Louis Saldenah is remarkably calm for a man with so much responsibility pressing down on him. A Caribana bandleader since 1977 with 15 Band of the Year titles under his belt (and 11 second place finishes), this Saturday he will bring the largest band in the festival’s 43-year history, more than 2,000 players dancing in 15 fantastically colourful sections.
Provided that Saldenah’s band places in the top eight — a panel of judges scores each group — he’ll be awarded $35,000 from the Festival Management Committee (FMC), the organization that owns and runs the event. Bands scoring in 9th – 14th place receive $21,000 each. If that sounds like a good chunk of change, consider that Saldenah’s 20,000 square foot mas camp (mas is short for masquerade) near St. Clair and O’Connor rents for nearly $7,000 per month. And that’s just the tip of the financial iceberg; there’s material and vehicle costs, a website and brochure to produce, the list goes on and on. Players in each band pay for their own costumes, anywhere from $140 – $175 in Saldenah’s case; the elaborate steel-frame King and Queen costumes are in the $6,000 neighbourhood with the hope that prize money — up to $4,500 — will offset the cost.
By the time I caught up with Saldenah a week and a half ago, things were already winding down at his camp; costumes needed to be ready for pick-up starting this week with different sections booked to collect their glittering gear each day.
One of the highlights of this weekend’s Masala! Mehndi! Masti! festival will be the MyBindi Comedy Night at Queen Elizabeth Theatre Sunday featuring a slate of South Asian comics. Toronto’s Jazz Mann will be representing the home team on a bill topped by New Yorker Vidur Kapur.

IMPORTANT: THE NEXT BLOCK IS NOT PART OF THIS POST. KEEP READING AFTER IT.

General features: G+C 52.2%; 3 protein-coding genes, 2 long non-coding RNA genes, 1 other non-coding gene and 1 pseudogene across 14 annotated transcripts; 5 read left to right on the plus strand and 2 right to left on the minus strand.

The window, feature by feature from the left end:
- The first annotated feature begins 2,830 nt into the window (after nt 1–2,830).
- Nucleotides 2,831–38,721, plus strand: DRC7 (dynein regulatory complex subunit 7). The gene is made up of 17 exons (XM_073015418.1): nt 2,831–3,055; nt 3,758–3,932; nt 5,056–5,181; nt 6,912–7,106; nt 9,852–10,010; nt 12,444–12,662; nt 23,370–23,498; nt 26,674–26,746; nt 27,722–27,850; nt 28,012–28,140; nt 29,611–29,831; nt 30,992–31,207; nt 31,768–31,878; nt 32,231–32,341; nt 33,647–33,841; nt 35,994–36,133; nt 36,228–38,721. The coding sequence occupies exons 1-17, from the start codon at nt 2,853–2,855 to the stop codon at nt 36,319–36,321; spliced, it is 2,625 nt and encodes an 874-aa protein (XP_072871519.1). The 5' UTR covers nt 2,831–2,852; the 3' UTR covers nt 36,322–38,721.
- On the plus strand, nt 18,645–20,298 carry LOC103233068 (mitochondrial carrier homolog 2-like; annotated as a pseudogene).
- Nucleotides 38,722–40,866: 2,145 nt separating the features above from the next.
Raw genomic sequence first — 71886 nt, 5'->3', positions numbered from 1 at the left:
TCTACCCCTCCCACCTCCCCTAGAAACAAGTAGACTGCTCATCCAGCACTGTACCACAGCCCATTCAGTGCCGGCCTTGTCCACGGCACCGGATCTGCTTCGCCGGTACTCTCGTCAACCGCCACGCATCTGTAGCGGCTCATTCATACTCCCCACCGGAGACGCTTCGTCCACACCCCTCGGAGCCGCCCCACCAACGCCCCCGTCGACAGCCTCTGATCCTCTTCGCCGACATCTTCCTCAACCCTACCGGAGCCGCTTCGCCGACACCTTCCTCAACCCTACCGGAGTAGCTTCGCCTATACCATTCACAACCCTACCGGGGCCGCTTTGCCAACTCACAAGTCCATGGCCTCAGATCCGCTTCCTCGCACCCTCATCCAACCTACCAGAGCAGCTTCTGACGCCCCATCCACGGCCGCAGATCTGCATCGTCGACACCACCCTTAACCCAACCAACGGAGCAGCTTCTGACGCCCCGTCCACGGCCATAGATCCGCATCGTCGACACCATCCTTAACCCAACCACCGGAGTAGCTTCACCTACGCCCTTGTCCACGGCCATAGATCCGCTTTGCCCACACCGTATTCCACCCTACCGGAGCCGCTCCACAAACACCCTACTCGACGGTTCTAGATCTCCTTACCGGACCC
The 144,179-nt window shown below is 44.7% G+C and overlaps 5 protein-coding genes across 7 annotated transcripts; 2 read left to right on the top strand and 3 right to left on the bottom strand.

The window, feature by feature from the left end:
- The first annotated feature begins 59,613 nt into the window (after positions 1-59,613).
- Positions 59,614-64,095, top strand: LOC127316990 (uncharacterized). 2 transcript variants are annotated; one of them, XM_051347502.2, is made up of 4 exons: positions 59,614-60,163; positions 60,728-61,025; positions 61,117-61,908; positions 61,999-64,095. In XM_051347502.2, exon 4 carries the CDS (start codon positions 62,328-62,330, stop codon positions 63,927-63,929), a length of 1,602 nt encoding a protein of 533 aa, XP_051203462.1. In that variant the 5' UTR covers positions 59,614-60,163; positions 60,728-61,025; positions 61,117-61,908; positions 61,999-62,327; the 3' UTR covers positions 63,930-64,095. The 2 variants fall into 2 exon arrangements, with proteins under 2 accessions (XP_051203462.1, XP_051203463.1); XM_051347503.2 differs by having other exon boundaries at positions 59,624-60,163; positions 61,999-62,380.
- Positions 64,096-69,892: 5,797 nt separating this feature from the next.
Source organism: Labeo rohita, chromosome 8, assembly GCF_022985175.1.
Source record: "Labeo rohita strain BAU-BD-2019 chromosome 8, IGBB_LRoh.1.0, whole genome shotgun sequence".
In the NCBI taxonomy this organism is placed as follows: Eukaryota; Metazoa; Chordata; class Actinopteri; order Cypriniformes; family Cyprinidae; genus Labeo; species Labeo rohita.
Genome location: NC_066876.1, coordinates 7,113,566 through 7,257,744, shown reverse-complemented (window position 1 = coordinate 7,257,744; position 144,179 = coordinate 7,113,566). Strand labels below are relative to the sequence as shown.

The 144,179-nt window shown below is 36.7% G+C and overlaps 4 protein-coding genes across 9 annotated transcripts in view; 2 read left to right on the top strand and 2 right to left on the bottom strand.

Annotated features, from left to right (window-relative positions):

Live With Culture interviews are nearly always done face-to-face but scheduling challenges meant that my conversation with Mann had to be done over the phone. The actor/comedian is clearly at ease in the promotional ring because we were bantering like old chums inside of five minutes.
“A true comic has to have some marketing skill or promotional ability,” he says. “A lot of comics think it’s enough to be funny without making the effort to really understand the business. You can be the funniest comedian in the world but if you don’t know how to market yourself you’ll be the funniest comedian in the world in your parents’ basement.”
Born in Toronto but raised in B.C., Jazz moved back to TO in 1998 after completing a business degree. “That was the deal,” he says. “My parents said, ‘You can do what you want to do but you’re going to get an education.’ So now I know what I’m doing, apparently; now I’m giving other comedians a ride in my Audi (laughs).”
Calling all Torontonians and visitors alike! One of two main culinary events in the city, Summerlicious is back beginning tomorrow!
Sister festival to Winterlicious, this program offers amazing three-course prix-fixe menus at three different price points that spare your budget while letting you expand your culinary horizons!
Now in its eighth year, the City’s ‘licious,’ programs continue to be hugely successful year after year. Why? Because Toronto is a culinary capital! One of the most multicultural cities on earth, Toronto embraces its love of community, culture and art through food.